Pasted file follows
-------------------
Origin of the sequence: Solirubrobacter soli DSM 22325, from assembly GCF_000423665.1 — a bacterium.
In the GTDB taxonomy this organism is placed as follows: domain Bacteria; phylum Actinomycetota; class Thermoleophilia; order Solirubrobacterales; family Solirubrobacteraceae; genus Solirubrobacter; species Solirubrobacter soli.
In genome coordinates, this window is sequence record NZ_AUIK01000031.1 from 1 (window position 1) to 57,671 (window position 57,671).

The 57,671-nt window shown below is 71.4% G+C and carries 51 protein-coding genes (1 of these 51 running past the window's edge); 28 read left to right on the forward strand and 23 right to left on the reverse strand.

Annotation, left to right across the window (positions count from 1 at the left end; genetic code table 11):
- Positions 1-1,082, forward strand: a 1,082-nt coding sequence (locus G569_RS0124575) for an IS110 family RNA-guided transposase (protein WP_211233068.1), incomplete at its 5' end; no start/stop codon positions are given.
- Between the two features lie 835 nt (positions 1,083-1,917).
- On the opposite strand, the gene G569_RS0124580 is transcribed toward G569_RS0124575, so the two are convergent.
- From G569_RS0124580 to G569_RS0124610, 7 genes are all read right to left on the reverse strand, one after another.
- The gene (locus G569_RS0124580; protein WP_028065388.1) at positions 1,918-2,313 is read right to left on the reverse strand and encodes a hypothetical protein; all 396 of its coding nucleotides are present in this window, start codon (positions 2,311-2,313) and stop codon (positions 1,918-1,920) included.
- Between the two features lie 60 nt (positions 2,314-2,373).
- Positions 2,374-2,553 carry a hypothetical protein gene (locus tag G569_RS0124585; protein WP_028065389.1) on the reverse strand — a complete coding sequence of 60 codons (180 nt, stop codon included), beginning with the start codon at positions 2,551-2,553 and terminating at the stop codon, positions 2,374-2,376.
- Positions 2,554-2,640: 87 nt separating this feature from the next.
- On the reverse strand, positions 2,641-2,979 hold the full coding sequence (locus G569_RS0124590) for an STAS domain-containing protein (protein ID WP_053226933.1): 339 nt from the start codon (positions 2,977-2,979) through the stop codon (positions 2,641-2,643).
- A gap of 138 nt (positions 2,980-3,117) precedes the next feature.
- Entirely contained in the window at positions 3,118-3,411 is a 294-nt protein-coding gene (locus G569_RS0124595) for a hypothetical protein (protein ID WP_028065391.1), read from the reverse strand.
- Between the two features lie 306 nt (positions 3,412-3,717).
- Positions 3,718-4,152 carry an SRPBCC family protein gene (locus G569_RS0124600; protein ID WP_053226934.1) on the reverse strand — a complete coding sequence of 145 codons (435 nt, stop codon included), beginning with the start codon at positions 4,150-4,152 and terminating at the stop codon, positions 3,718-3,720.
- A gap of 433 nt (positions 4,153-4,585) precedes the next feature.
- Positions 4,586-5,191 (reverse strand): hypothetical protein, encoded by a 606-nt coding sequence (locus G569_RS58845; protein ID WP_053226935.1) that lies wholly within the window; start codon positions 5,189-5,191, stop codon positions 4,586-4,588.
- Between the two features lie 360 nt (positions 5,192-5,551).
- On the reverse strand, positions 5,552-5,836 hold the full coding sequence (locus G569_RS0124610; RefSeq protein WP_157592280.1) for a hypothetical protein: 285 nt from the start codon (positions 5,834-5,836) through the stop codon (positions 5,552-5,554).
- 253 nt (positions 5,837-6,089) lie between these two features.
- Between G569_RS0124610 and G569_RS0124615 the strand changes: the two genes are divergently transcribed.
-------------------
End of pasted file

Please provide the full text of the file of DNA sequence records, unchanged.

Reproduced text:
Origin of the sequence: Solirubrobacter soli DSM 22325, from assembly GCF_000423665.1 — a bacterium.
In the GTDB taxonomy this organism is placed as follows: domain Bacteria; phylum Actinomycetota; class Thermoleophilia; order Solirubrobacterales; family Solirubrobacteraceae; genus Solirubrobacter; species Solirubrobacter soli.
In genome coordinates, this window is sequence record NZ_AUIK01000031.1 from 1 (window position 1) to 57,671 (window position 57,671).

The 57,671-nt window shown below is 71.4% G+C and carries 51 protein-coding genes (1 of these 51 running past the window's edge); 28 read left to right on the forward strand and 23 right to left on the reverse strand.

Annotation, left to right across the window (positions count from 1 at the left end; genetic code table 11):
- Positions 1-1,082, forward strand: a 1,082-nt coding sequence (locus G569_RS0124575) for an IS110 family RNA-guided transposase (protein WP_211233068.1), incomplete at its 5' end; no start/stop codon positions are given.
- Between the two features lie 835 nt (positions 1,083-1,917).
- On the opposite strand, the gene G569_RS0124580 is transcribed toward G569_RS0124575, so the two are convergent.
- From G569_RS0124580 to G569_RS0124610, 7 genes are all read right to left on the reverse strand, one after another.
- The gene (locus G569_RS0124580; protein WP_028065388.1) at positions 1,918-2,313 is read right to left on the reverse strand and encodes a hypothetical protein; all 396 of its coding nucleotides are present in this window, start codon (positions 2,311-2,313) and stop codon (positions 1,918-1,920) included.
- Between the two features lie 60 nt (positions 2,314-2,373).
- Positions 2,374-2,553 carry a hypothetical protein gene (locus tag G569_RS0124585; protein WP_028065389.1) on the reverse strand — a complete coding sequence of 60 codons (180 nt, stop codon included), beginning with the start codon at positions 2,551-2,553 and terminating at the stop codon, positions 2,374-2,376.
- Positions 2,554-2,640: 87 nt separating this feature from the next.
- On the reverse strand, positions 2,641-2,979 hold the full coding sequence (locus G569_RS0124590) for an STAS domain-containing protein (protein ID WP_053226933.1): 339 nt from the start codon (positions 2,977-2,979) through the stop codon (positions 2,641-2,643).
- A gap of 138 nt (positions 2,980-3,117) precedes the next feature.
- Entirely contained in the window at positions 3,118-3,411 is a 294-nt protein-coding gene (locus G569_RS0124595) for a hypothetical protein (protein ID WP_028065391.1), read from the reverse strand.
- Between the two features lie 306 nt (positions 3,412-3,717).
- Positions 3,718-4,152 carry an SRPBCC family protein gene (locus G569_RS0124600; protein ID WP_053226934.1) on the reverse strand — a complete coding sequence of 145 codons (435 nt, stop codon included), beginning with the start codon at positions 4,150-4,152 and terminating at the stop codon, positions 3,718-3,720.
- A gap of 433 nt (positions 4,153-4,585) precedes the next feature.
- Positions 4,586-5,191 (reverse strand): hypothetical protein, encoded by a 606-nt coding sequence (locus G569_RS58845; protein ID WP_053226935.1) that lies wholly within the window; start codon positions 5,189-5,191, stop codon positions 4,586-4,588.
- Between the two features lie 360 nt (positions 5,192-5,551).
- On the reverse strand, positions 5,552-5,836 hold the full coding sequence (locus G569_RS0124610; RefSeq protein WP_157592280.1) for a hypothetical protein: 285 nt from the start codon (positions 5,834-5,836) through the stop codon (positions 5,552-5,554).
- 253 nt (positions 5,837-6,089) lie between these two features.
- Between G569_RS0124610 and G569_RS0124615 the strand changes: the two genes are divergently transcribed.